With the help of these and the manual I am now able to navigate my climber to the top of the building, avoiding all the obstacles on the way. It is quite an interesting game, actually. The mechanics of using both controllers at the same time makes this a truly unique game in the Famicom catalogue, I don't think any others do that.
The box is pretty cool too. One thing that I noticed is that this one has a manufacturer's suggested retail price (5300 yen) printed right on the box (bottom centre in the above photo). Most Famicom games don't have that. PC Engine games (HuCards) all have that on the back and I always thought that was kind of neat for some reason. Especially when I pay 100 yen for a game that says "6000 yen" on the back. I like to pretend that I actually paid 6000 yen for it. Makes me feel like a big shot.

Ahem, anyway I'm revealing too much about myself here. Bottom line is that if you are going to get Crazy Climber for the Famicom (and I say go for it) be sure to get a CIB copy and not cart-only. You'll save yourself a lot of headaches that way!

Related Posts:
- Famicom Cart Condition: Why Good is Bad and I'll Never Collect Sealed Stuff
- The Vaus Arkanoid II Controller


  1. Huh. I've heard of Crazy Climber but never played it. How does it work, exactly? Does the right stick move the character's right arm and the left stick the left arm, or is it more complicated than that?

  2. That is basically it. A little more complicated and difficult to put into words, but basically yes, you control each side of the guy's body. Its a good game, though the controls take a while to get used to.

  3. Reminds me of when i got Hyper Sports and Hyper Olympics as a cheap job lot. No wonder they were cheap, how ridiculous that a two button game can only be played with the proprietary controller!

  4. LOL - yeah I've seen those in 100 yen bins but have deliberately held off on buying them due to that stupid controller they need! I didn't realize that they couldn't be played with the regular controllers, that is ridiculous!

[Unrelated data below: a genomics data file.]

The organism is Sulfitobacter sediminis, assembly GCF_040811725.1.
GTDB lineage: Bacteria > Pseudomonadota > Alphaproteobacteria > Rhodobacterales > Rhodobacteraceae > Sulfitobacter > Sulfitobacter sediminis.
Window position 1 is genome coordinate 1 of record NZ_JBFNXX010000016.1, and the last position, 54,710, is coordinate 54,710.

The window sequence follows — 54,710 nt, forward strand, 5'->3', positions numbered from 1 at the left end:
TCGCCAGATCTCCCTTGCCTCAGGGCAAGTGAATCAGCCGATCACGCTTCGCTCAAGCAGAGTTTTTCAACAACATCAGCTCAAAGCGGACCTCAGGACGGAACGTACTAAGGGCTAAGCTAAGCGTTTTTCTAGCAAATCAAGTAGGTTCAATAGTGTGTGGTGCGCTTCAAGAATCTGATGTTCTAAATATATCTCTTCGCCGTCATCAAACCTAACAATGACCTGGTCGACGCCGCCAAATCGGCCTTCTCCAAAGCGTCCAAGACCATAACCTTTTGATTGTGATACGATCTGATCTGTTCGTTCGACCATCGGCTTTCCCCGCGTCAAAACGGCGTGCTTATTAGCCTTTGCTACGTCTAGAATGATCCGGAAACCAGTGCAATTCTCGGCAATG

Arkanoid is another game that you really need the dedicated controller for. You can play it with the regular controllers but because you can't differentiate the speed on them, its very hard to progress very far.

  5. Interesting post, shame I'll probably never be able to play the game properly... :( What do you have to do? Simply climb to the top of a building and avoid the obstacles like you said?

  6. Yeah, that is basically it! There are obstacles and stuff falling and you can move left/right as well as up/down. This is definitely one that can't be played properly by emulator!!

  7. Actually, it's possible to play crazy climber properly on an NES emulator even if the emulator doesn't provide support for the crazy climber controller (VirtualNES provide a special control mapping for crazy climber), you just have to configure correctly the control map for the player one and player two controllers while keeping in mind that :
    Player 1 left is left hand up (I use E), Player 1 right is left hand down (I use D) Player 1 up is left hand right (I use F) and Player 1 down is left hand left (I use S) and it's the same for right hand on the player two controller , I use respectively I, K, L and J you can also play it on MAME.